So the Dodgers lose two games in Denver with late-game mistakes by the depleted pitching staff. Sure Kenley Jansen is injured and not in the bullpen, but can’t a major-league manager like Dave Roberts find someone who can avoid blowing a late-inning lead in successive nights?
L.A. lost Game 7 of last year’s World Series in part because Roberts stayed with starter Yu Darvish despite his obvious lack of command until the Astros mounted an insurmountable 5-0 lead. The Dodgers have talent, certainly enough to get back to the World Series. But with Roberts continually mismanaging his pitching staff, it’s only a matter of time before his poor judgment costs the Dodgers again.
Rosscup, Chargois, Floro, Alexander, Cingrani, Goeddel … there’s a reason these pitchers were available for the Dodgers to sign. Maeda, a closer? Seem to recall he usually had it toughest in the first one or two innings of his starts. We did get a dynamite shortstop for a few months though, and a great hitting second baseman. That’s what we really needed, right Mr. Friedman?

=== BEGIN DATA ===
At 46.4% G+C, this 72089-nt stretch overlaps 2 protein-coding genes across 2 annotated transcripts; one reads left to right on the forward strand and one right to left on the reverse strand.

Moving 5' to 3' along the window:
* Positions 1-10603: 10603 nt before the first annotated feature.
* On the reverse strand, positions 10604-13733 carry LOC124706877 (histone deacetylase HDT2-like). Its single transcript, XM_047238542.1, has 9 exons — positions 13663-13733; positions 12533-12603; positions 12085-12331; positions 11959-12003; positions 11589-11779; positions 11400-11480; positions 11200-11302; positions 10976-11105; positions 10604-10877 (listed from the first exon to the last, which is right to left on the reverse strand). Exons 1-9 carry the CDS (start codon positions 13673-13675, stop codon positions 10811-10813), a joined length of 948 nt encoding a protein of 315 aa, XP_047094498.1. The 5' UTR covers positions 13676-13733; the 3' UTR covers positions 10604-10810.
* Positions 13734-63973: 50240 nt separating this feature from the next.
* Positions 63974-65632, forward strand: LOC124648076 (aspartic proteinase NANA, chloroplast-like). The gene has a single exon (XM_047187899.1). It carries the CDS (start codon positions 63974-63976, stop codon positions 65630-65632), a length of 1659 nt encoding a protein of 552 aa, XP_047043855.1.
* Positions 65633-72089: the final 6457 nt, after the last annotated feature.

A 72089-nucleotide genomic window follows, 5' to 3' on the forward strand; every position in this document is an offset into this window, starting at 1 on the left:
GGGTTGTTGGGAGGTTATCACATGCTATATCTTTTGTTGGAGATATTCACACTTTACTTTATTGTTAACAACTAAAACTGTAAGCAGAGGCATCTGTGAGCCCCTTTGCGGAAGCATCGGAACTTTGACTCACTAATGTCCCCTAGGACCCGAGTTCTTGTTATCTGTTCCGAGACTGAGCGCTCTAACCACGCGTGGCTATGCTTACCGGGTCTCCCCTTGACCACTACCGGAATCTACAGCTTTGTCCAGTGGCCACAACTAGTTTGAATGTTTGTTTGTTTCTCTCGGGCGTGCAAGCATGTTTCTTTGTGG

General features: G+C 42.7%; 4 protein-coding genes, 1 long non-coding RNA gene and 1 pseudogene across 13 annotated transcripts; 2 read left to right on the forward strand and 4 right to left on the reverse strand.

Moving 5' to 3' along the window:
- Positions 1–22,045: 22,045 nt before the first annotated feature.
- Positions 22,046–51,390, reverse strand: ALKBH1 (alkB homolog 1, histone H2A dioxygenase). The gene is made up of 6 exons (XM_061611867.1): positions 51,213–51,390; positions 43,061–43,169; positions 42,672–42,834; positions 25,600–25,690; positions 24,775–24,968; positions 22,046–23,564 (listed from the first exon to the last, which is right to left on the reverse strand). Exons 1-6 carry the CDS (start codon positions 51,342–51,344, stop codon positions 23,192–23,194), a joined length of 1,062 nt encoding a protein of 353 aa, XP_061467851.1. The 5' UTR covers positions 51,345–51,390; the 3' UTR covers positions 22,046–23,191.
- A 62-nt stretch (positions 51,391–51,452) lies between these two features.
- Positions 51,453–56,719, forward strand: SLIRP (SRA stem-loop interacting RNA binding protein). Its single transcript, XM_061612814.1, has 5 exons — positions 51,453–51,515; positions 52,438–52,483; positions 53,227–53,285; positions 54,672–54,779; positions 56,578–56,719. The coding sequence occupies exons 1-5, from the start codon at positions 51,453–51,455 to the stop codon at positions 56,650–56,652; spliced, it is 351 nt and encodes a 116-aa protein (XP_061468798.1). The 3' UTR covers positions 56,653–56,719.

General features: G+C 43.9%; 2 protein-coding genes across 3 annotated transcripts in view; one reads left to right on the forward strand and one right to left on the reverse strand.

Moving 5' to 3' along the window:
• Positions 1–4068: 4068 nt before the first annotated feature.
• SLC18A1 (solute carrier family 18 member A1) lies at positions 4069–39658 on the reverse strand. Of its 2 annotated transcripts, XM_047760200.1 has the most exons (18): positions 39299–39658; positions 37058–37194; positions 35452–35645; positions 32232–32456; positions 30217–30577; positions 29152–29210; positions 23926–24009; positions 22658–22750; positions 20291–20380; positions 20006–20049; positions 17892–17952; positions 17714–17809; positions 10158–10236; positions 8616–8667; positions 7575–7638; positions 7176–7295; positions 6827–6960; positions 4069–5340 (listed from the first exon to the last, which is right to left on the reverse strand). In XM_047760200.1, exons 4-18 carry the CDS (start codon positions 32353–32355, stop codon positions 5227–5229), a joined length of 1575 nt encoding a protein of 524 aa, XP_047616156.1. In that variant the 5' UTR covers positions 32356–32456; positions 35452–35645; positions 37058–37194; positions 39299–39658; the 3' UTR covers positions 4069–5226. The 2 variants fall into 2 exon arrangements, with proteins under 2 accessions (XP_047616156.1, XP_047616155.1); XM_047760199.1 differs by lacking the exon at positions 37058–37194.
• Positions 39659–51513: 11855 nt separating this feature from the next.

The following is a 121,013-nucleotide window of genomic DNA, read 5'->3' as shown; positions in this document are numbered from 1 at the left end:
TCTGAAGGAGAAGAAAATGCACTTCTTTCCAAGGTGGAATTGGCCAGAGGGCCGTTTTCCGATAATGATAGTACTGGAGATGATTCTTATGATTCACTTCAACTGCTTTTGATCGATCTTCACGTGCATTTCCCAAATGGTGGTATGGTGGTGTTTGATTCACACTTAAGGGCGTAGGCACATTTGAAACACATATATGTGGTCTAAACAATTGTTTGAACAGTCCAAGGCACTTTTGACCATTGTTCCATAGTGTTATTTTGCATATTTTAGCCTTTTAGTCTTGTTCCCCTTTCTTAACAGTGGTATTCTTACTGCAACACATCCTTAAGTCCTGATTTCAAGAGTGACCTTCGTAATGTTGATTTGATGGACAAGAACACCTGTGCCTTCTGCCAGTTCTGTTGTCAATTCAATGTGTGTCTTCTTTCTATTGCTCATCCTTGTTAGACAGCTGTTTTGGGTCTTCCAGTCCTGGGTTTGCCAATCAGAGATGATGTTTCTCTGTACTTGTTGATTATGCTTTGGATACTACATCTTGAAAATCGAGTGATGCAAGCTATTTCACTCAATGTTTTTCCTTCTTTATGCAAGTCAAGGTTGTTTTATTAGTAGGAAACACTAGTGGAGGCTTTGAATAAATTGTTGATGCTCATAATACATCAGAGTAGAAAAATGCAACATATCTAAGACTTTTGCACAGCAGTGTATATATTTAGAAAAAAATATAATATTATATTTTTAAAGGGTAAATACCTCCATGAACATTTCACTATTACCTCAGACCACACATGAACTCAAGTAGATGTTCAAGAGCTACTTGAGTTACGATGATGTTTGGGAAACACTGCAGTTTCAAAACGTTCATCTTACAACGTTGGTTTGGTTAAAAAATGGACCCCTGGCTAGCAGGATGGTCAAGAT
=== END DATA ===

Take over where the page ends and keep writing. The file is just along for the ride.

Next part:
Dodger president Andrew Friedman says the bullpen will get its act together.
Friedman needs to work on getting his own act together first.
Barry P. Resnick
The Dodgers pay Clayton Kershaw $35 million a year but they will not let him pitch the ninth inning. Why are they saving his arm? Is it so that he can make $40 million next year to pitch for a Texas team?
Radical times call for radical solutions and I realize this will not happen, but isn’t it obvious that the Dodgers have plenty of starters but zero closers?
So simply put Kershaw in the closer role where he can have the biggest impact of all. He could conceivably be involved in 3-4 games a week rather than one.
Why not try it? I realize all the baseball traditionalists will scream bloody murder but the Dodgers need to try something different or they will be on the outside looking in with what they are doing now.
Jim B. Parsons
Even Bruins loved this column
Bill Plaschke’s article regarding Pete Arbogast was a true humanitarian eye-opener for all of us. I’m sure there are only a handful of people who were aware of Arbogast’s humble life and dedication to others. Many thanks to Plaschke for bringing this story to the forefront.